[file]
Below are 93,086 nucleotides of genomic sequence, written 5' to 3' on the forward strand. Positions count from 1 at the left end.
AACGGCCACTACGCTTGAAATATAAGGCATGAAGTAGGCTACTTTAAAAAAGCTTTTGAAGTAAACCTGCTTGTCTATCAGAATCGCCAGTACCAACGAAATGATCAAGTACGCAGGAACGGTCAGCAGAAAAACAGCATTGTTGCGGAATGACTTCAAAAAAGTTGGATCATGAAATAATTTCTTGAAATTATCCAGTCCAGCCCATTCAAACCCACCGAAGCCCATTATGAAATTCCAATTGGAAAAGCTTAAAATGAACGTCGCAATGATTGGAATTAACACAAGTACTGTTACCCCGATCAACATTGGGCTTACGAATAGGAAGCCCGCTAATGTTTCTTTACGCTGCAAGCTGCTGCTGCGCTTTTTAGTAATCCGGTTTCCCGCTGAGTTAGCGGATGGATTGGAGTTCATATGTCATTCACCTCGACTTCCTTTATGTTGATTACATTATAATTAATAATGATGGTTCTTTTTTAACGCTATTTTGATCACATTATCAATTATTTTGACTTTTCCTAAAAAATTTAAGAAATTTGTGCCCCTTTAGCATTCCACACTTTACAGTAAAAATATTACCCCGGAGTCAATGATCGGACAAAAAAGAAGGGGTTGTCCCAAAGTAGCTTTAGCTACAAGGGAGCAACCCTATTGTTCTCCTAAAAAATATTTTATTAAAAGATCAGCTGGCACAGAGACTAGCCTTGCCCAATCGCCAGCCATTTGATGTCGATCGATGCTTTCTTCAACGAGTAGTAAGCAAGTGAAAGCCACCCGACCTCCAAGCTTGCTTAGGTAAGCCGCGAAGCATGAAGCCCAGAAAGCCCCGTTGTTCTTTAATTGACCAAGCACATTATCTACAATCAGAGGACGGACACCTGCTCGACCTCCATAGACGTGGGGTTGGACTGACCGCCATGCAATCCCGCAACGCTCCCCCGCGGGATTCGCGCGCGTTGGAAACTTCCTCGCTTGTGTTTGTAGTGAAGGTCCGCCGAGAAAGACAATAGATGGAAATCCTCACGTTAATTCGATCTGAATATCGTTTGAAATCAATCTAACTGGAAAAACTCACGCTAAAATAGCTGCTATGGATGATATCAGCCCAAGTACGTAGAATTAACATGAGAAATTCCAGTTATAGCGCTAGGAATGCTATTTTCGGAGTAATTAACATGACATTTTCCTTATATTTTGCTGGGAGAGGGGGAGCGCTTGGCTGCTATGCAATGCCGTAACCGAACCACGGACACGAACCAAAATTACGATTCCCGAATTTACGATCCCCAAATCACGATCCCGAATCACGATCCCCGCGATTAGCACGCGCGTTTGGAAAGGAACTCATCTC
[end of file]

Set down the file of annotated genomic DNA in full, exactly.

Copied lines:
Below are 93,086 nucleotides of genomic sequence, written 5' to 3' on the forward strand. Positions count from 1 at the left end.
AACGGCCACTACGCTTGAAATATAAGGCATGAAGTAGGCTACTTTAAAAAAGCTTTTGAAGTAAACCTGCTTGTCTATCAGAATCGCCAGTACCAACGAAATGATCAAGTACGCAGGAACGGTCAGCAGAAAAACAGCATTGTTGCGGAATGACTTCAAAAAAGTTGGATCATGAAATAATTTCTTGAAATTATCCAGTCCAGCCCATTCAAACCCACCGAAGCCCATTATGAAATTCCAATTGGAAAAGCTTAAAATGAACGTCGCAATGATTGGAATTAACACAAGTACTGTTACCCCGATCAACATTGGGCTTACGAATAGGAAGCCCGCTAATGTTTCTTTACGCTGCAAGCTGCTGCTGCGCTTTTTAGTAATCCGGTTTCCCGCTGAGTTAGCGGATGGATTGGAGTTCATATGTCATTCACCTCGACTTCCTTTATGTTGATTACATTATAATTAATAATGATGGTTCTTTTTTAACGCTATTTTGATCACATTATCAATTATTTTGACTTTTCCTAAAAAATTTAAGAAATTTGTGCCCCTTTAGCATTCCACACTTTACAGTAAAAATATTACCCCGGAGTCAATGATCGGACAAAAAAGAAGGGGTTGTCCCAAAGTAGCTTTAGCTACAAGGGAGCAACCCTATTGTTCTCCTAAAAAATATTTTATTAAAAGATCAGCTGGCACAGAGACTAGCCTTGCCCAATCGCCAGCCATTTGATGTCGATCGATGCTTTCTTCAACGAGTAGTAAGCAAGTGAAAGCCACCCGACCTCCAAGCTTGCTTAGGTAAGCCGCGAAGCATGAAGCCCAGAAAGCCCCGTTGTTCTTTAATTGACCAAGCACATTATCTACAATCAGAGGACGGACACCTGCTCGACCTCCATAGACGTGGGGTTGGACTGACCGCCATGCAATCCCGCAACGCTCCCCCGCGGGATTCGCGCGCGTTGGAAACTTCCTCGCTTGTGTTTGTAGTGAAGGTCCGCCGAGAAAGACAATAGATGGAAATCCTCACGTTAATTCGATCTGAATATCGTTTGAAATCAATCTAACTGGAAAAACTCACGCTAAAATAGCTGCTATGGATGATATCAGCCCAAGTACGTAGAATTAACATGAGAAATTCCAGTTATAGCGCTAGGAATGCTATTTTCGGAGTAATTAACATGACATTTTCCTTATATTTTGCTGGGAGAGGGGGAGCGCTTGGCTGCTATGCAATGCCGTAACCGAACCACGGACACGAACCAAAATTACGATTCCCGAATTTACGATCCCCAAATCACGATCCCGAATCACGATCCCCGCGATTAGCACGCGCGTTTGGAAAGGAACTCATCTC